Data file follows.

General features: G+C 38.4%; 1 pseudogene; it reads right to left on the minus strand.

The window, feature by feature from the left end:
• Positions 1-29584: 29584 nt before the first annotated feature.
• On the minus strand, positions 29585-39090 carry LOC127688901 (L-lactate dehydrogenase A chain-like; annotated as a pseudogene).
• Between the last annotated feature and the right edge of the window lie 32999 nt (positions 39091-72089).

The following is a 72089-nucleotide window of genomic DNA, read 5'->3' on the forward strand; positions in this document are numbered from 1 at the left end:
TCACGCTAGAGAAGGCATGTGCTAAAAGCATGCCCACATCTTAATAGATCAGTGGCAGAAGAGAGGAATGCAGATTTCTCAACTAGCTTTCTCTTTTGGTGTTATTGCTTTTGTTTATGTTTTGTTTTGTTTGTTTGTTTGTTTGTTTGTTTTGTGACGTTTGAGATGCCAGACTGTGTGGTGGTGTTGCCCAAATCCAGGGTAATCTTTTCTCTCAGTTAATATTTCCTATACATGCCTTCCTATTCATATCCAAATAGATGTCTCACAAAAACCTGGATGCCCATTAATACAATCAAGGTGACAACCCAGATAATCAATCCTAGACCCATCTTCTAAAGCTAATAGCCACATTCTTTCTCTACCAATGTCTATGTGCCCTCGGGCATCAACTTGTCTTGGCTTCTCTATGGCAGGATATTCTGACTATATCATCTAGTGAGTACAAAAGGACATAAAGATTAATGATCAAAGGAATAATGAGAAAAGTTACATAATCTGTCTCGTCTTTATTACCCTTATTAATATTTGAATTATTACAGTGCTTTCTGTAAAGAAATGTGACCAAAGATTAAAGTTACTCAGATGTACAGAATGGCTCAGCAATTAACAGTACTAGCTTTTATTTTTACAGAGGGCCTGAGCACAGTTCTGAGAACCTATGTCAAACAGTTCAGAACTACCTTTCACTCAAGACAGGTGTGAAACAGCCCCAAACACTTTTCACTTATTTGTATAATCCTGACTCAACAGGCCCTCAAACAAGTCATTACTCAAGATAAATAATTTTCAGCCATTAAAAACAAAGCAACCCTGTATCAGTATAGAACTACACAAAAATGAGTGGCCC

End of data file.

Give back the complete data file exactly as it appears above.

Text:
General features: G+C 38.4%; 1 pseudogene; it reads right to left on the minus strand.

The window, feature by feature from the left end:
• Positions 1-29584: 29584 nt before the first annotated feature.
• On the minus strand, positions 29585-39090 carry LOC127688901 (L-lactate dehydrogenase A chain-like; annotated as a pseudogene).
• Between the last annotated feature and the right edge of the window lie 32999 nt (positions 39091-72089).

The following is a 72089-nucleotide window of genomic DNA, read 5'->3' on the forward strand; positions in this document are numbered from 1 at the left end:
TCACGCTAGAGAAGGCATGTGCTAAAAGCATGCCCACATCTTAATAGATCAGTGGCAGAAGAGAGGAATGCAGATTTCTCAACTAGCTTTCTCTTTTGGTGTTATTGCTTTTGTTTATGTTTTGTTTTGTTTGTTTGTTTGTTTGTTTGTTTTGTGACGTTTGAGATGCCAGACTGTGTGGTGGTGTTGCCCAAATCCAGGGTAATCTTTTCTCTCAGTTAATATTTCCTATACATGCCTTCCTATTCATATCCAAATAGATGTCTCACAAAAACCTGGATGCCCATTAATACAATCAAGGTGACAACCCAGATAATCAATCCTAGACCCATCTTCTAAAGCTAATAGCCACATTCTTTCTCTACCAATGTCTATGTGCCCTCGGGCATCAACTTGTCTTGGCTTCTCTATGGCAGGATATTCTGACTATATCATCTAGTGAGTACAAAAGGACATAAAGATTAATGATCAAAGGAATAATGAGAAAAGTTACATAATCTGTCTCGTCTTTATTACCCTTATTAATATTTGAATTATTACAGTGCTTTCTGTAAAGAAATGTGACCAAAGATTAAAGTTACTCAGATGTACAGAATGGCTCAGCAATTAACAGTACTAGCTTTTATTTTTACAGAGGGCCTGAGCACAGTTCTGAGAACCTATGTCAAACAGTTCAGAACTACCTTTCACTCAAGACAGGTGTGAAACAGCCCCAAACACTTTTCACTTATTTGTATAATCCTGACTCAACAGGCCCTCAAACAAGTCATTACTCAAGATAAATAATTTTCAGCCATTAAAAACAAAGCAACCCTGTATCAGTATAGAACTACACAAAAATGAGTGGCCC